Blackpool in the 1950s was as exciting as Hollywood – or as exciting as we thought it was in Hollywood.
In summer, the resort was packed with stars and dancers. You could hardly miss them. They were in the Savoy Cafe having coffee. They were in RHO Hills and Boots, buying make-up, perfumes and the new long-playing records. They were coming out of the Vernon Humpage shoe shop and the WH Orry fashions shop, clutching large carrier bags.
The men always seemed dressed for golf and some had cars we had only seen in American magazines like the Saturday Evening Post.
The girls, dozens of dazzling dancers, seemed to be six feet tall.
Sunbathers on the North Pier and on the terrace at the old Derby Baths often found themselves next to a couple if these ‘fit’ girls.
Ah, such sweet nostalgia, shared by many lads about town.
Nowhere had more stars and glamour than the Winter Gardens because two of George and Alfred Black’s summer shows were there for four months.
The resort’s number one show was in the Opera House, while the Pavilion housed a slightly less starry show.
The contrast between the two theatres was stark. The Opera House, built in 1939, was luxurious and spacious. The Pavilion, built in 1878 and subject to many alterations, was showing its age. On a windy night a cold draught would travel up the Floral Hall and dip into the recessed stalls area. Result – cold feet!
The dressing rooms were reached by a narrow, spiral brick staircase. They became very hot in summer.
The Pavilion was unpopular with artists. When Brian Rix brought his first hit, Reluctant Heroes, for a week in 1950, he experienced the Pavilion’s shortcomings, both as actor and manager.
Decades later, in one of his autobiographies, he trashed the place!
Readers who were old enough to be out late will remember the days when the Gardens was the centre of Blackpool’s night-life, when the building was heaving with theatre-goers and dancers and it could take 20 minutes get your coat out of the cloakroom at the end of the evening. Everyone had a coat in those days.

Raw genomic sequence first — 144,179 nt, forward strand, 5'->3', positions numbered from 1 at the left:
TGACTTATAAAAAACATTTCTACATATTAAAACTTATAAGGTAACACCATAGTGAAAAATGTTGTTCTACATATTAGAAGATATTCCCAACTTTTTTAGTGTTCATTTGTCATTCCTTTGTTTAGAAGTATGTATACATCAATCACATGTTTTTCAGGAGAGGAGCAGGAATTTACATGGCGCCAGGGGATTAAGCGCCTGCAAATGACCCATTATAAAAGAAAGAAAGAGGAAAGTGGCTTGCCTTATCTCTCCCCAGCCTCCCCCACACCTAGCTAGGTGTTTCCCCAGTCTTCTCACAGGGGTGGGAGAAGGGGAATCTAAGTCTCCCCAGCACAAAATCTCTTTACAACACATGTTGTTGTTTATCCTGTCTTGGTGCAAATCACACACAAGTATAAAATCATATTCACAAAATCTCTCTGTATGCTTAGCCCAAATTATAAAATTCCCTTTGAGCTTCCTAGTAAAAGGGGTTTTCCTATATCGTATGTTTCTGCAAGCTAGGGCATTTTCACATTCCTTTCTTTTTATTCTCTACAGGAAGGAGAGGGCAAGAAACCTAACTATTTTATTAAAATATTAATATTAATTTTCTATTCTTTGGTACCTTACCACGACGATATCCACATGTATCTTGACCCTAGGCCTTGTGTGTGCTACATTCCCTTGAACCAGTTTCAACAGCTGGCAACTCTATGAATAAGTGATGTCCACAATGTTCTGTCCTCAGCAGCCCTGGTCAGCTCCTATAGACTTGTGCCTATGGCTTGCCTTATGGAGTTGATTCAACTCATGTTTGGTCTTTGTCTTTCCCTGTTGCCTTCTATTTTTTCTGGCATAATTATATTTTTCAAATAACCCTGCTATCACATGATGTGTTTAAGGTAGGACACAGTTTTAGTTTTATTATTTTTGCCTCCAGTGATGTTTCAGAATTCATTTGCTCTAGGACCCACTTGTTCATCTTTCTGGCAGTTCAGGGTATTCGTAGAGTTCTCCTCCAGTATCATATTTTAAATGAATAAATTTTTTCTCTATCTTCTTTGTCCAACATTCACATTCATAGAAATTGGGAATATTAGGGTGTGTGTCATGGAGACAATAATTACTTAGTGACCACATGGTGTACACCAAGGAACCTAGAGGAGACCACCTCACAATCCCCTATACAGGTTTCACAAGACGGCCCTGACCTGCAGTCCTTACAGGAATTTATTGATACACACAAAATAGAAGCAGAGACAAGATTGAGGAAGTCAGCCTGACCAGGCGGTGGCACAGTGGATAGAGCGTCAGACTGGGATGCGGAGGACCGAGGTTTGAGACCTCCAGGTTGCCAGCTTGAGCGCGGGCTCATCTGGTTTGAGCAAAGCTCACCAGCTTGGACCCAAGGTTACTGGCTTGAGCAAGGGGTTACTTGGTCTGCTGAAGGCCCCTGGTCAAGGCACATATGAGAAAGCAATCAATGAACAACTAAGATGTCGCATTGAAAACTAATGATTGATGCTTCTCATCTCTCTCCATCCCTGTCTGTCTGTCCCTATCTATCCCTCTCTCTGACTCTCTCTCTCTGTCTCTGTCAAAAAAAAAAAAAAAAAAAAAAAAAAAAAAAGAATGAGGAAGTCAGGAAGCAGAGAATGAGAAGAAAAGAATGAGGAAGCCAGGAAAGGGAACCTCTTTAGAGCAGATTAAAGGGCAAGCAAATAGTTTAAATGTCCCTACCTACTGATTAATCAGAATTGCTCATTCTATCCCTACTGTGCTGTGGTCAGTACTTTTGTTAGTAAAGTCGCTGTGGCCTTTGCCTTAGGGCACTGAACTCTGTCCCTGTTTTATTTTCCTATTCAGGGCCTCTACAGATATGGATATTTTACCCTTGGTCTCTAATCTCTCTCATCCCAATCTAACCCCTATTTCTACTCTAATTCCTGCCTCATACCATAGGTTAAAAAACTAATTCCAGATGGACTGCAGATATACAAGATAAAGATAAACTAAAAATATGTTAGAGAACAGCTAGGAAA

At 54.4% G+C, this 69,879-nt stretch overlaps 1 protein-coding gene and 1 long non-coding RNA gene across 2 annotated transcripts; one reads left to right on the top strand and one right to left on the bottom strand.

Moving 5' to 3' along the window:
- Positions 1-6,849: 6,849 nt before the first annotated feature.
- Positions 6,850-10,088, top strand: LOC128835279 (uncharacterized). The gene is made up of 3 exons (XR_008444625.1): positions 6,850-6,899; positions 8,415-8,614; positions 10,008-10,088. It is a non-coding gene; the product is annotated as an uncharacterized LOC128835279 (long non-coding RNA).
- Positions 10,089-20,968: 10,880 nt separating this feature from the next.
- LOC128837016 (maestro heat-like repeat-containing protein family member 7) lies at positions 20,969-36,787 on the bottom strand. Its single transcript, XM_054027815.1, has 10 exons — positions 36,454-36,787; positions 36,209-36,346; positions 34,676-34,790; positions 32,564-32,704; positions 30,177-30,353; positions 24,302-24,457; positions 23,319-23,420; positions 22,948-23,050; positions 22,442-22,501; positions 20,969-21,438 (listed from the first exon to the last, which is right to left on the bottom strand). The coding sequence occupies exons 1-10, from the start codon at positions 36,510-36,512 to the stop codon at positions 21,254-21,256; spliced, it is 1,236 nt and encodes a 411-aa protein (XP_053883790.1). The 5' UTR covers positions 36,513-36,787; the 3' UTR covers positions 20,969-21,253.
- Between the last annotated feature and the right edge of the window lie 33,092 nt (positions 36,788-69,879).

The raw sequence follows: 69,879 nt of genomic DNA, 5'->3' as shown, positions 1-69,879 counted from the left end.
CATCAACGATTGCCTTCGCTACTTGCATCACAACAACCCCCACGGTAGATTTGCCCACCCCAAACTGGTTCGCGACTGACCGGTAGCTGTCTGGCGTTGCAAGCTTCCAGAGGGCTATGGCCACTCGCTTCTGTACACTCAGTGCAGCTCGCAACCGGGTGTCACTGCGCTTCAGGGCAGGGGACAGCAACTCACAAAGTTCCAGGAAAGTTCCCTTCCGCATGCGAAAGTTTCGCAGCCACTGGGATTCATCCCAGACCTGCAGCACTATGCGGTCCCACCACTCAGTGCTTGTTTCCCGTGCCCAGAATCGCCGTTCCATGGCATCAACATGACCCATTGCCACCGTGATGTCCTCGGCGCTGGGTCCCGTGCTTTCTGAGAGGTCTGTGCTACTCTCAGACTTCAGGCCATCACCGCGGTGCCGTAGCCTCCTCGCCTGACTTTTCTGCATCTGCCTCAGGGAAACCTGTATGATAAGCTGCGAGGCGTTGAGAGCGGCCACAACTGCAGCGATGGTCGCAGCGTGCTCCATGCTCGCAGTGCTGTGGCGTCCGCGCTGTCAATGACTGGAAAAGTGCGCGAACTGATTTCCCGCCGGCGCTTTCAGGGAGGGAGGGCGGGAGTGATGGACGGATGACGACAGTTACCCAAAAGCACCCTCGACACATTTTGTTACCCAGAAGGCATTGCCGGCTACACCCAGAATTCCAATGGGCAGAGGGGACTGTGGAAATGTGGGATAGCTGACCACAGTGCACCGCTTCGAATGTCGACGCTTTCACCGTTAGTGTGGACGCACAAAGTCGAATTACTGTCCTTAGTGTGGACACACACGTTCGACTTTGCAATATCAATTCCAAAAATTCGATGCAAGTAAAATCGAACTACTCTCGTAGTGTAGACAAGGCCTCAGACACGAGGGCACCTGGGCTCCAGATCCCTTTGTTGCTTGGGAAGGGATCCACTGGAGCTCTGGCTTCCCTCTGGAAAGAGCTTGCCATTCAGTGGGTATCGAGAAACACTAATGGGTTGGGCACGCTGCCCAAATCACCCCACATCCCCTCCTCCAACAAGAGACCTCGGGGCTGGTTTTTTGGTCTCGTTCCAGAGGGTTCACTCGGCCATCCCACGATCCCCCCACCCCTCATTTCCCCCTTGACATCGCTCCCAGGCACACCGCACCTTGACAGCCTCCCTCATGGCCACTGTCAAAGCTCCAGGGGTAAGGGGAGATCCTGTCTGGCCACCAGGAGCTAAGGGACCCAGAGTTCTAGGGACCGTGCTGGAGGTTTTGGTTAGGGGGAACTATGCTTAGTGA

Younger readers may be amazed to hear the Winter Gardens would cater for about 11,000 people on busy summer evenings.
That figure is confirmed by Leslie Heyes, who was house manager for 10 years.
“The Opera House had a summer show of up to 18 weeks with two houses, accommodating a total of 6,000 on busy nights and two performances at the Pavilion adding 3,000. At the same time, we could have more than 2,000 in the Empress Ballroom,” he said.
“Getting audiences in and out was a major job, particularly when Ken Dodd was over-running. We had 15 minutes to get the first house audiences out and the second houses in at the two theatres.”
Les’s staff of 20 usherettes handled it.
All those patrons had bought tickets, whether for a show or for the ballroom. The ticket sales were handled by 30 cashiers working in shifts in four box offices. There was also a postal booking office.
Those 50 staff members came under Les’s direction, as well as 15 buildings attendants.
Les himself reported directly to Donald Gledhill, general manager of the Tower Company, owners of the Winter Gardens.
Les, who is 75 and lives at Starr Gate, first set foot in the Winter Gardens when he was only six, as a member of the Hawes Side School percussion band, competing in the 1947 Blackpool Musical Festival. They won their class.
He started work at the Gardens in 1956, in a temporary Easter holiday job in the cash control office. He made an impression and was asked if he wanted to stay.
There was a snag. He was still at school!
He went to see Mr Ford, the head of Highfield School, and explained the situation.
“I wasn’t due to leave until July, but he allowed me to leave immediately and take the job,” he said.
Les became chief cashier of the Gardens complex in 1968 when he was 27 and two years later was promoted to assistant house manager. In 1972 he became house manager.
The job, although not involving stage work, brought him into contact with the stars of the summer shows and Sunday concerts. The nicest guys of all were Val Doonican and Danny La Rue, he says.
He left the Tower Company in 1982 to take a similar job at the Pleasure Beach and retired 11 years ago.
But he is still in touch with the entertainment business through his daughter, Janice Heyes, who is a stage manager with the National Theatre in London.
In the next few weeks, this page will recall the shows and the stars of the 1950s and 60s, beginning with photos and stories of famous concert stars like Frank Sinatra and Marlene Dietrich.
Then we will list the summer shows of those two decades at the Opera House and the Winter Gardens Pavilion.
Blackpool and Fylde folk have many memories of great times at the Gardens and we’d like to hear them for Memory Lane. Don’t be shy! Send them to Emma Harris: The Gazette, Avroe House, Avroe Crescent, Blackpool, FY4 2DP or email firstname.lastname@example.org